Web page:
By Albert Samaha
By Amanda Dingyuan
By Anna Merlan
By Anna Merlan
By Albert Samaha
By Tessa Stuart
By Anna Merlan
By Roy Edroso
Day camp used to be all about softball and lanyards. There was one good fistfight every summer, one heinous case of poison ivy contracted on a field trip, and, in a good year, at least one broken arm. (Hard to believe, but a plaster cast was considered a great accessory when this city kid was in third grade.) Crafts class centered on making a lumpy clay ashtray for mom. The counselor's whistle was the number-one mediation tool.
This was just after the earth cooled, in about the 1960s, back before day camps routinely included computer labs teaching animation skills, before counselors were trained in techniques of "anger management" and "conflict resolution," and before it became so unhip for parents to light up that smokers' kids now probably spend their days agonizing over whether to stage a nicotine intervention.
Things are different out there in today's day camp. Just ask Nashae and Rashawn.
"I like to come here a lot because we can draw on computers and do the memory game, like, where you match a house and trees and flowers and butterflies on the screen and you win the game," says Nashae, a painfully pretty seven-year-old. "I like to come to learn math," Rashawn flatly adds. Nashae and Rashawn are day campers at the just-opened PAL Harlem Center on Manhattan Avenue at 119th Street.
Nashae travels across Harlem daily to get here. Rashawn is ferried from Brooklyn by an aunt. The two are among the 65,000 city kids served annually at facilities run by the Police Athletic League, most of them immune to the irony of being served indirectly by an institutionthe police departmentthat most inner-city kids learn early to distrust.
The famous "third place" that social scientists write aboutthat crucial point in the triangle of home and work/schoolis embodied in the PAL Harlem Center. There's an indoor basketball court, a weight-training room, a boxing ring, an arts and crafts center, a computer lab, a game room, and a ceramics center with four state-of-the-art kilns. A certain amount of clay-ashtray making still goes on. More important, though, the center is clean and new and feels solid. The message its architecture sends is a component of any camper's experience, especially since, as the center's director Scott Leach says, many PAL kids "don't know what it is to be anyplace this quiet and safe."
"A lot of these kids, in their daily life, they're constantly dealing with tough environments, in school and, to some extent, at home," adds Vinnie Hurst, the Harlem center's after-school director. "They come here and they get a different point of view."
That point of view involves "frustration tolerance," Hurst goes on. It involves replacing a smack in the head with "soft behavioral cues." It involves the kind of motivational techniques that are the hallmark of every management-training program on the planet. "We make a contract with the kids at the beginning of each session," says Hurst. "And the kids make the rules themselvesno fighting, no cursing, whatever. Then it's up to them to decide as a group what to do when someone breaks the rules." In psych circles they call this "peer cultural programming."
If a fight breaks out during a game of hoops, all play stops until the group finds a resolution. This can make for some protracted quarters, but it works. Another technique that comes into practice when all else fails is known as "planned ignoring," or shunning, as it used to be called.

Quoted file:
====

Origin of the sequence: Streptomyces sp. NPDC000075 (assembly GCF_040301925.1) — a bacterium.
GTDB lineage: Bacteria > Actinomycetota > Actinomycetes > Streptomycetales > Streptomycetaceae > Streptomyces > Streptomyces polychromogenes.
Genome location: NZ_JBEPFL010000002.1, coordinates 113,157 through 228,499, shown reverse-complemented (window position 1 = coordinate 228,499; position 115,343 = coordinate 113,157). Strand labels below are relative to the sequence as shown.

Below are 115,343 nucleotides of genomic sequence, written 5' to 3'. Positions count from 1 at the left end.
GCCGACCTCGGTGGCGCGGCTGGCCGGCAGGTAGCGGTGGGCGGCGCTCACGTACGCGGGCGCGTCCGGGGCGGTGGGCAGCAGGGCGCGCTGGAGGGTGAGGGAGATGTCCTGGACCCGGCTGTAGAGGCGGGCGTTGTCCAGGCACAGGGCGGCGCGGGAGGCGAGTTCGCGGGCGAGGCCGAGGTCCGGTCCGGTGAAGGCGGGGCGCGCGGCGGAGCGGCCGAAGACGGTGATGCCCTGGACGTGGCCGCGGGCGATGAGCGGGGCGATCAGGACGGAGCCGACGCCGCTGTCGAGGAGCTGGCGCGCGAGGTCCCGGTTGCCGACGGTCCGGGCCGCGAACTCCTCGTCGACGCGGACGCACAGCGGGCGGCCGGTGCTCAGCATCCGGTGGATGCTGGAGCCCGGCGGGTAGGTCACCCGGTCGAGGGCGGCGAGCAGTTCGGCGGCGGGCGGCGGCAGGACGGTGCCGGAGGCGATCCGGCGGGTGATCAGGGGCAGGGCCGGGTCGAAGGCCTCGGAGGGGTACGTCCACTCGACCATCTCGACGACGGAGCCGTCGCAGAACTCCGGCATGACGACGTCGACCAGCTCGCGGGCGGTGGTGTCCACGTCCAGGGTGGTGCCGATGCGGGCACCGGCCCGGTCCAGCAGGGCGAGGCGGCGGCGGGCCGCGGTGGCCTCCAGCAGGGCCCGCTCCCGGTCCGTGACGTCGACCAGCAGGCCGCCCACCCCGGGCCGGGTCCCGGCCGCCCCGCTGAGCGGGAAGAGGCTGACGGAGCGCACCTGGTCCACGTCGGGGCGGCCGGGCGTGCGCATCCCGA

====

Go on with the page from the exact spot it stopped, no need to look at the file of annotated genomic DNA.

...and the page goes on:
But day camp isn't just about finding fancy ways to say shut up. And one of the most successful programs at PAL's 11 centers is the Adventure Based Counseling program, a kind of urbanized version of Outward Bound. "It's a program that uses adventure as a modality and therapy tool," explains Lorraine Conti, director of PAL's ABC facility on Longwood Avenue in the South Bronx. "We set it up as a club and we do problem solving and self-esteem building through outdoor activities."
The activities are the sort that would have been useful to the three hapless bozos in The Blair Witch Project. "That would never happen to our kids," Conti notes. Neither, she adds, would the recent fatal canyoning accident that claimed 19 lives in Switzerland, and not just because the ABC program is averse to extreme sport. Maybe ocean kayaking wouldn't strike some people as perilous, but then they probably weren't raised in neighborhoods where open water means somebody screwing the cap off a hydrant.
So far this summer the ABC kids have gone sailing and fishing and hiking. They did stuff most suburban kids would take for granted. The difference, says Conti, is not just a matter of exposure to the great outdoors but to the culturally challenging idea of teamwork. "We get a large number of kids who are at risk," explains Randi L. Klein, one of PAL's therapeutic recreation specialists. She means, among other things, children whose primary point of reference for teamwork is Ñeta, or a local chapter of the Bloods.
There are those who'll argue that gangs are not always the worst way to learn the parameters of social structure. It's just that the outcome of gang membership is not always so great. (Jail time or death, as rapper-actor Ice Cube recently pointed out.) "These kids are constantly stimulated," says Conti. "They're in noisy neighborhoods, noisy schools. In a lot of cases all they know is hit, scream, yell. They don't necessarily get the opportunity to be quiet, to see their actions in an environment where they can focus on themselves. You'd be amazed at the changes in self-esteem when we go camping. They all love camping the most, of course, but the first night out everyone's freaked. All you hear is, 'It's too quiet. I can't sleep. I need car alarms.'